Here at the DMA we host and manage a lot of WordPress websites. At last count our infrastructure serves up over 1 million page views a week.
As with many things in life there is a bit of the 80 / 20 % rule in play here; in this case about 20% of client sites represent 80% of the load on our hosting – in terms of bandwidth used and pages served.
Our WordPress hosting offering has evolved over the years to keep up with the demand but also to introduce new technologies to support the growth and keep serving up web pages as quickly and efficiently as we can.
During the later part of 2014 we were testing and working with a number of providers to provide CDN capabilities for our WordPress hosting – now it’s ready for prime time!
What is a CDN?
It’s another techie acronym! It stands for Content Distribution Network.
A CDN can do a few different things, primarily they are put into place to speed up the delivery of a webpage to an end user. There’s no denying that there are many benefits to having your WordPress website load quickly.
I’m going to expand on this below but in short: a CDN will serve your website not just from one web server but from multiple servers that are located in different parts of the world.
Serving data from a location that is geographically closer to the web visitor and spreading the load over more than one server are two key principles of CDN technology.
Achieving truly quick page delivery is more than just a CDN alone. You also need to ensure that as much of the page as possible gets cached by a visitor’s web browser as well as even more technical things like ensuring that the TTL (time to live) of your website’s DNS records are set to lower response times for most users.
How does it compare with a normal hosting setup?
A standard setup for a WordPress site is to have a web server and a database server setup to run the core WordPress installation. When you add or update pages or posts in WordPress this data is stored in the backend database. A user visiting your site requires WordPress to get this data out of the same database, collect together other resources (think images / style sheets and HTML code) and serve all of this up to a user’s web browser.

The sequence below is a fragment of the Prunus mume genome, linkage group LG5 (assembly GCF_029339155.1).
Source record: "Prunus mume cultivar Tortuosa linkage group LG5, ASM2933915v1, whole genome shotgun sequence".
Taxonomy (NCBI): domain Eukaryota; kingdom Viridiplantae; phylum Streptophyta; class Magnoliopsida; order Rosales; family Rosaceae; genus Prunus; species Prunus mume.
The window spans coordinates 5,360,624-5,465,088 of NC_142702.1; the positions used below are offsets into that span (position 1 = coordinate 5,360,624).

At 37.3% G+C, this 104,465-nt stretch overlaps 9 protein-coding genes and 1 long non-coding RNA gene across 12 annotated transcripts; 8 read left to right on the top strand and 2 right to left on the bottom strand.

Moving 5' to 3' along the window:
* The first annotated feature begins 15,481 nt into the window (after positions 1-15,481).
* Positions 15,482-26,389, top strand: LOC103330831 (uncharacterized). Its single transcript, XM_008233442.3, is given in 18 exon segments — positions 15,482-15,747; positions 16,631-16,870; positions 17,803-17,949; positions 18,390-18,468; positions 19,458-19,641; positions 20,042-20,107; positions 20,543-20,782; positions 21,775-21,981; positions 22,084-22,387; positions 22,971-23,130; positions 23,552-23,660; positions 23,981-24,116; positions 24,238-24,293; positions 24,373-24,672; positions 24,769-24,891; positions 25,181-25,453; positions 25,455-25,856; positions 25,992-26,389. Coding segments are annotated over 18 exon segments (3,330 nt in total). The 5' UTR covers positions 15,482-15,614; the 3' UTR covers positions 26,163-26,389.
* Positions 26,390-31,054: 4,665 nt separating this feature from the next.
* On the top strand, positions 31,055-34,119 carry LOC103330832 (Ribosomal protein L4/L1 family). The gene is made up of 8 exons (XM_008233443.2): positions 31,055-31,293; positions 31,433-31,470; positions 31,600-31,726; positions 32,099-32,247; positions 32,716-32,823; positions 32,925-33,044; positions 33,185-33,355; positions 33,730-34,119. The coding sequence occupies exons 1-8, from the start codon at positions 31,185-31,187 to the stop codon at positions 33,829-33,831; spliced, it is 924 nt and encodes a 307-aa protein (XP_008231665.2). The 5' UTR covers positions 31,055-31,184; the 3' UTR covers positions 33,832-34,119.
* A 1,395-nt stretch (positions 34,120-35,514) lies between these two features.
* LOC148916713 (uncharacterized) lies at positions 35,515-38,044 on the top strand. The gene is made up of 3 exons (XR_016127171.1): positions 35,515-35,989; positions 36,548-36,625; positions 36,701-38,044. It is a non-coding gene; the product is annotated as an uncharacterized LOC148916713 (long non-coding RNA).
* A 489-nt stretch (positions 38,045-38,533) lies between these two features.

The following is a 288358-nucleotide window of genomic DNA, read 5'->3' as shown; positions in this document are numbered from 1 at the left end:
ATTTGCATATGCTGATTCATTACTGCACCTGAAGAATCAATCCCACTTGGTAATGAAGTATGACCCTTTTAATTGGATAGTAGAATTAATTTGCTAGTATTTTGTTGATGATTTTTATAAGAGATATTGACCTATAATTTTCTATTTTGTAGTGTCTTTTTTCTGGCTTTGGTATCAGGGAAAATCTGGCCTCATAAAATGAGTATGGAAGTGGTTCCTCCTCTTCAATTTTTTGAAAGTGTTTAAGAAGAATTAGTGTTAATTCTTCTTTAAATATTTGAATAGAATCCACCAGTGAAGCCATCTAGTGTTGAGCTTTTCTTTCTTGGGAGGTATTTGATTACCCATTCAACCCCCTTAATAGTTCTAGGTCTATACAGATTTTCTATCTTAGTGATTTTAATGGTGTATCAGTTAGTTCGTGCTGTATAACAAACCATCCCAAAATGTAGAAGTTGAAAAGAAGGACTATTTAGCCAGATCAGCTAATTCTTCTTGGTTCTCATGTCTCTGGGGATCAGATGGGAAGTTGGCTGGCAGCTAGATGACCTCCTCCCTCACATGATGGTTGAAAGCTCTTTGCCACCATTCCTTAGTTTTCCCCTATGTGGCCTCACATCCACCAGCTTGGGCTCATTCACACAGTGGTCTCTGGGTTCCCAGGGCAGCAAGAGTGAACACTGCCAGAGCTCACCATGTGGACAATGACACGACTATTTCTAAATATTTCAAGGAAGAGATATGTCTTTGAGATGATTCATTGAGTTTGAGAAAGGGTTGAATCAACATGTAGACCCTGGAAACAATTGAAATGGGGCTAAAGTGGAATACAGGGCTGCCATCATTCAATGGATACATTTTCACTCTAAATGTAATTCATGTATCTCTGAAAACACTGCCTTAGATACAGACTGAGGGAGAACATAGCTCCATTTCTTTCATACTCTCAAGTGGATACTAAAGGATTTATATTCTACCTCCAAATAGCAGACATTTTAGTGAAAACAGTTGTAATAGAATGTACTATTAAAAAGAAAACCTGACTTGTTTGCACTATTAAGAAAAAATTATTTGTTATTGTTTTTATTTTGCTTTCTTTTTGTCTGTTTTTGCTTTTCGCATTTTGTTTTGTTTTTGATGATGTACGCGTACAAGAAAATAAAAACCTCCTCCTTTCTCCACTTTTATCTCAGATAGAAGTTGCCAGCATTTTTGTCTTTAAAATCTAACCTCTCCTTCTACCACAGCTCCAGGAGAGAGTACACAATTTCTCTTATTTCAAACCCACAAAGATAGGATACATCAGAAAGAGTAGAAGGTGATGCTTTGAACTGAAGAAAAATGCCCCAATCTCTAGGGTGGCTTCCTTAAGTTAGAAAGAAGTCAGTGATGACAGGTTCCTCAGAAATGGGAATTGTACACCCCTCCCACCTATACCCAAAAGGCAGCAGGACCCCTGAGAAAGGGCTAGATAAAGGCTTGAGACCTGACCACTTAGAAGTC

That’s the easy bit.
What is more complex is the process of making all of the above work as fast as possible.
Installing and configuring a CDN results in key assets (eg. images you upload to the media library for example) being automatically pushed to a number of other servers around the globe. Then when a visitor requests one of your pages, based on their location and even their device (eg desktop computer or smartphone) the closest server is selected to deliver the content to the user.
And all of this has to happen in that moment between them clicking on a link to visit your page and the page being delivered. We’re working in milliseconds here.
When is a CDN of most benefit?
It’s true that not every WordPress site requires the use of a CDN. There are three tipping points where using a CDN will have the biggest impact.
- the site has an audience in multiple locations or even a worldwide audience
- the site is media heavy, lots of images that need to be served
- the site has undergone some SEO work and to get even more search traffic page load times need to be reduced
How to get started with a CDN
As I mentioned in the first part of this post, we’ve been researching and testing a number of solutions during the first part of this year. We have settled on a rock solid solution that we’ve started to offer to clients hosting in our WordPress managed hosting setup.
If the three benefits listed above makes you think “this is me” then it’s time to have a conversation with us about your WordPress site.
Want to see all of this in action?
Well click around our website, right here. You’ll find that the first page you load is definitely quick but even more importantly each subsequent page load is ever faster before of the setup of caching and a CDN in use.